INSIDE DENNIS LEVINE He was a formidable operator who had his insider-trading ring planned when he was all of 27.
By TERRY TEACHOUT TERRY TEACHOUT is a member of the editorial board of the New York Daily News.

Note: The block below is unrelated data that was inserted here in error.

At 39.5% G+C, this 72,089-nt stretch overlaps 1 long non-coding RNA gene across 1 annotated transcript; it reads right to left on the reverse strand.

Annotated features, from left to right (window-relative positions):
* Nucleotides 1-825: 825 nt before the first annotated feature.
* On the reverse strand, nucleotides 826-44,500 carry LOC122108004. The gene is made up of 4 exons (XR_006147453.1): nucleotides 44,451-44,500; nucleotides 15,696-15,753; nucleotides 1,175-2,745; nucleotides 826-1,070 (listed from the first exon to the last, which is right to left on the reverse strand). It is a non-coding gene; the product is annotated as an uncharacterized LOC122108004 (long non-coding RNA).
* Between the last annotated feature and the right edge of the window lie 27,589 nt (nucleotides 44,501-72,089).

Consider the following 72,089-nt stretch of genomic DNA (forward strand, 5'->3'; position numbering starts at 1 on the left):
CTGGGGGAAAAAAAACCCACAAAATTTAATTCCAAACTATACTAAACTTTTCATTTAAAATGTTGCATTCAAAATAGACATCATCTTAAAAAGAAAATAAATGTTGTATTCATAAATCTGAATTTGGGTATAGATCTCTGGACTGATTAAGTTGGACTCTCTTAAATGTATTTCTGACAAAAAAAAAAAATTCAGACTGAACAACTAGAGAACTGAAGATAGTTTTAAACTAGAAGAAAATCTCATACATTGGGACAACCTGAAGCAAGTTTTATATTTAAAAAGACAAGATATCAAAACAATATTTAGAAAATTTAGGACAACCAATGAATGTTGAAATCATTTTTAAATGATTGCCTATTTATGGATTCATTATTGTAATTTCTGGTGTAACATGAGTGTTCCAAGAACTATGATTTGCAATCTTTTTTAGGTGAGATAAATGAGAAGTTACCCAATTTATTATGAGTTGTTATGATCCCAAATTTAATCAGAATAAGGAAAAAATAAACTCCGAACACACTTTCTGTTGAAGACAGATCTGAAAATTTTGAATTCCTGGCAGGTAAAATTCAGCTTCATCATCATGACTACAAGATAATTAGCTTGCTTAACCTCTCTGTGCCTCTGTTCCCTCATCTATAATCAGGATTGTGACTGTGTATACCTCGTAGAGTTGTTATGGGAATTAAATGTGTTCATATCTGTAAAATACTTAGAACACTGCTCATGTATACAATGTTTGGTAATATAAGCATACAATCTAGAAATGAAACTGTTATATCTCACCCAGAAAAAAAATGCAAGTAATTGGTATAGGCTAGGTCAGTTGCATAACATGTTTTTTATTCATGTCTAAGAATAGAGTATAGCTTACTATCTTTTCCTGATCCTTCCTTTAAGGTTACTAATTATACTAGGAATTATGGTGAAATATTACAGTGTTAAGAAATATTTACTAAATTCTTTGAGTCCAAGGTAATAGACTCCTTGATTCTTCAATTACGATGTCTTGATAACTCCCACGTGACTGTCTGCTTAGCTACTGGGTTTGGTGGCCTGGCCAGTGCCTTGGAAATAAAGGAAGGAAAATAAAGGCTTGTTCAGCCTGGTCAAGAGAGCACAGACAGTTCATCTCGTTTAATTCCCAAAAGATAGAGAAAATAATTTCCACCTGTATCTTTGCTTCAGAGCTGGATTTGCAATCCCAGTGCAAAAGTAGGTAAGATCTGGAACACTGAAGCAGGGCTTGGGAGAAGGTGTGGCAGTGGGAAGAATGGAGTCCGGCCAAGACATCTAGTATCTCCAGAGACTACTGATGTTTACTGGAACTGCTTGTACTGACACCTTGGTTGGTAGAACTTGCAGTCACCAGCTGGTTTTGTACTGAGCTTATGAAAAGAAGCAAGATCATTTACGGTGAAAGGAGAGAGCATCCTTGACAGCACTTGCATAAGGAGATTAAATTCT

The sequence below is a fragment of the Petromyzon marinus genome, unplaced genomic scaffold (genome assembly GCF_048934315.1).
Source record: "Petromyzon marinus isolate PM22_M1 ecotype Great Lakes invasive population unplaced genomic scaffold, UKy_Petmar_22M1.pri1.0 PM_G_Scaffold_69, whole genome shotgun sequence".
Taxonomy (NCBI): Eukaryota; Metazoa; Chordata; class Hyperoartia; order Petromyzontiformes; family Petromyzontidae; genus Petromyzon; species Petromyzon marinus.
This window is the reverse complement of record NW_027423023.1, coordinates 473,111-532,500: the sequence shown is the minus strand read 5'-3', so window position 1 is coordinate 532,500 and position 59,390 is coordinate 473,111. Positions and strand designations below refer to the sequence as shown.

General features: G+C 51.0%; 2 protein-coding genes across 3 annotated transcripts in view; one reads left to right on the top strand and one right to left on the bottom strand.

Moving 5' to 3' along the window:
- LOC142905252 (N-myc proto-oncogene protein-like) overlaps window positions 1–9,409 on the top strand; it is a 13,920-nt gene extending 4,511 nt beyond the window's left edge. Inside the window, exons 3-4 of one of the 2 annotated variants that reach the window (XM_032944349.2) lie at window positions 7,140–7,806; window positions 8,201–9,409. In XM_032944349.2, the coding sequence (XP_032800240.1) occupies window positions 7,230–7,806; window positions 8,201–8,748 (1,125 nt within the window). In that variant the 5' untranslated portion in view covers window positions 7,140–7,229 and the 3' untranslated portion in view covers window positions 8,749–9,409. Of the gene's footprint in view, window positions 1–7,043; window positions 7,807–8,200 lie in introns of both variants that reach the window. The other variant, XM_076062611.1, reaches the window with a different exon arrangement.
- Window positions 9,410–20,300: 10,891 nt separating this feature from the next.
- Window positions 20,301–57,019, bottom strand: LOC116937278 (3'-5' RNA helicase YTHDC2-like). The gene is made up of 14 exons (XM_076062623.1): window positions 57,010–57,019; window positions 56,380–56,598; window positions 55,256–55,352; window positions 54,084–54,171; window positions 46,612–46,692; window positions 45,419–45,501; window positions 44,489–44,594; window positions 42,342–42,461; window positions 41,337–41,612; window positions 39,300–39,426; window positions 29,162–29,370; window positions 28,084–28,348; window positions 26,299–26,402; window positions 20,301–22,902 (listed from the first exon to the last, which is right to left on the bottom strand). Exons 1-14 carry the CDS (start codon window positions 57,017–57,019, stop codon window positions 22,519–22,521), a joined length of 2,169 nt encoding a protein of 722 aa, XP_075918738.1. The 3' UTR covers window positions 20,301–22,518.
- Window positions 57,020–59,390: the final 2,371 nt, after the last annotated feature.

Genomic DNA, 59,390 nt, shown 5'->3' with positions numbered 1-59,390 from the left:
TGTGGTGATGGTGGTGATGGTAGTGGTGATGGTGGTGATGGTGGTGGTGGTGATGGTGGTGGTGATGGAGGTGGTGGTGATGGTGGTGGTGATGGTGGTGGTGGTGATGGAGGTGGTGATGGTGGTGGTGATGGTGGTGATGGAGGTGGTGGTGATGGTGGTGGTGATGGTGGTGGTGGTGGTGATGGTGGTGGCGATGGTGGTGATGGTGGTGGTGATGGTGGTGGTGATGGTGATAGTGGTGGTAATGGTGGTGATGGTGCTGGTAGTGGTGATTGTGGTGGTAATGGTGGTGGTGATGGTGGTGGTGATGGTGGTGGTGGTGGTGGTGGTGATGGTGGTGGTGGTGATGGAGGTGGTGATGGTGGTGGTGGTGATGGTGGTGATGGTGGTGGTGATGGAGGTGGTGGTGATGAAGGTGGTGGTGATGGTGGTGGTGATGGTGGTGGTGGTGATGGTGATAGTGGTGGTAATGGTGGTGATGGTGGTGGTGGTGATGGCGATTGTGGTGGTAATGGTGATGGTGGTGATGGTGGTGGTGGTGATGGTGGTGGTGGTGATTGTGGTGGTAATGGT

(FORTUNE Magazine) – Most investors who trade on inside information do not get caught. Dennis Levine did get caught, and by the time he was through fingering his allies and accomplices, a sizable number of Americans had come to believe the country was in a new era of greed. Douglas Frantz, a financial reporter for the Los Angeles Times, pretty much accepts that judgment in his wonderfully absorbing Levine & Co.: Wall Street's Insider Trading Scandal (Holt, $19.95). What makes the book absorbing, however, is not the author's views about the deeper meaning of the scandal. Levine & Co. succeeds mainly because its protagonist turns out to be a far more interesting and formidable figure than the press reports led us to think. His early years are wrapped up in 20 pages. Dad sold aluminum siding in the New York City area. Mom was short and plump. None of the Levines had ever been to college. Dennis, the youngest of three sons, hung out with a rough crowd, rode a motorcycle, helped with the family business. Then something clicked. Two years after graduating from high school, Dennis enrolled at Bernard Baruch College, a branch of the City University of New York devoted to business and accounting. Fifteen thousand students. Lots of ambitious, unfinished young guns from the wrong side of the tracks. Dennis Levine looked around, took a deep breath, and got religion. ''Greed is a nice religion,'' Jack Francis, an economics professor at Bernard Baruch, told Levine, his hungriest pupil. ''If you are really greedy, you are going to keep your shoes polished, you won't run around on your wife or get drunk. You will do whatever it takes to maximize your lifetime income, and that doesn't leave time for messing up.'' Dennis Levine seems to have taken this advice quite seriously -- and plainly needed all the advice he could get. A Jewish kid from Queens with a degree from a lower-middle-class college and no shortage of rough edges, he had trouble landing interviews at the elite investment banks where he wanted so desperately to work. It didn't matter. ''I'm going to be a millionaire by the time I'm 30,'' he told another professor. All he needed was one break, and when it finally came, nine long months after Levine got his MBA from Baruch, he jumped at it. Though the job, a $365- a-week management training position in Citibank's corporate foreign exchange department, wasn't anything to write home about, Levine buffed his nails and generally paid attention. After a while, he got a shot at a better berth in the corporate finance department at Smith Barney Harris Upham & Co. THE FIRM, FRANTZ TELLS US, ''still had a reputation as a conservative, strait-laced Gentile house.'' But times were tough, and so the partners decided to bring in some fresh talent to spice up the merger and acquisition division. ''He is very self-assured but pleasant,'' one partner wrote of Dennis Levine in a memorandum, adding tactfully: ''He represents diversification of our personnel.'' Smith Barney ended up hiring Levine away from Citibank in 1978 for $23,000 a year. Two years later he was transformed. Although still earning less than $30,000, he exuded power and authority. What's more, he had already -- at age 27 -- conceived the idea of establishing a vast insider-trading network, with himself at the center. The network he had in mind would receive tips from a variety of sources, so that the SEC could not easily link him to any one law firm or brokerage house. He was already planning to run his trades through secret overseas bank accounts and had opened an account at Pictet & Cie in Geneva. And he was already recruiting allies who could count on getting plenty of inside information -- a young associate at Lazard Freres, another at the Wachtell Lipton law firm. Robert Wilkis, his friend at Lazard, was frightened by the basic proposition and proved difficult to recruit. ''You gotta do it,'' Levine argued. ''Everybody else is. Insider trading is part of the business. It's no different from working in a department store. You get a discount on clothes you buy. You work at a deli. You take home pastrami every night for free. It's the same thing as information on Wall Street.'' DENNIS LEVINE was so hungry that his trading eventually set off alarm bells at Pictet & Cie, which became suspicious and asked him to close his account. Soon afterward, he flew down to the Bahamas, walked into the offices of Swiss- owned Bank Leu International Ltd., and volunteered himself as a customer. Jean-Pierre Fraysse, general manager of Bank Leu's Nassau subsidiary, wrote a memo sizing up Levine as follows: ''He is basically only interested in the U.S. market, which he knows extremely well. He will give us his instructions by telephone on a collect-call basis. He appeared to be obsessed by security and does not wish to receive any communication from us in a written or oral form.'' Bank Leu seems to have regarded these arrangements as perfectly reasonable (a detail that, all by itself, says a lot about the prevalence of insider trading). The bank opened an account for Levine on the spot, and the rest is history. ''Over nearly six years of trading at Bank Leu,'' Frantz writes, ''Levine bought as much as 150,000 shares of stock in a single company. He invested as much as $9 million in a single deal. He bought $99.3 million worth of stock in 114 different companies. He sold that stock for a total of $110.8 million. He picked 71 winners and made $13.6 million profit on them.'' By the time he was 33, Dennis Levine was a managing director at Drexel Burnham Lambert, owned a red Ferrari and an apartment on Park Avenue, and could boast of collaborating with Ivan Boesky (code name: ''the Russian'') on insider trades. An interesting question about Levine is whether he was caught because his scheme was fatally flawed -- or because he was just unlucky. Frantz nowhere addresses the question squarely, but you come away from his account wondering about the viability of any illegal scheme involving so many different participants in such a long and tangled trail of transactions. Levine was ultimately undone because of events he could never have foreseen. Bank Leu used a Merrill Lynch broker to execute some of his trades. The broker eventually noticed that an awful lot of the trades were successfully anticipating merger news. The broker thereupon began to ''mimic'' the Bank Leu orders in trading for his own account, and he also mentioned his thoughts about Bank Leu to one of his colleagues in Merrill Lynch's Caracas office. When this colleague and another broker in Caracas also began to mimic the trades, somebody else who had observed them sent an anonymous note to Merrill's compliance department in New York. The note, which accused the two of trading on inside information, was passed on to the SEC. The commission never charged them, but its investigation ended up unraveling the insider- trading ring. WHEN THE SEC finally caught up with him in the summer of 1986, Levine managed to cut one last deal. He rolled over with a vengeance, testifying against everyone in sight in return for a modest prison sentence (two years behind bars); the arrangement also included a fine of $362,000, forfeiture of all the illegal profits, and an injunction barring him from the securities business for the rest of his life. He lost the Ferrari but managed to hang on to the Park Avenue apartment. ''I have disappointed my wife, my children, my father, my brothers, my family, my friends, my colleagues,'' he told the judge who sentenced him. ''I abused the system I believe in and I will never forgive myself.'' Right up to here, Levine & Co. is a solid reporting job. Dennis Levine may not have talked to Douglas Frantz, but some other members of the ring plainly did, and the Freedom of Information Act put thousands of pages of relevant documents into his hands. But when Frantz tries to explain it all in his concluding chapter, ''The Morning After,'' he can't seem to get beyond that familiar sermon about the importance of business ethics. I suspect that a lot of readers of Levine & Co. will skip the sermon, and still feel that they got their money's worth.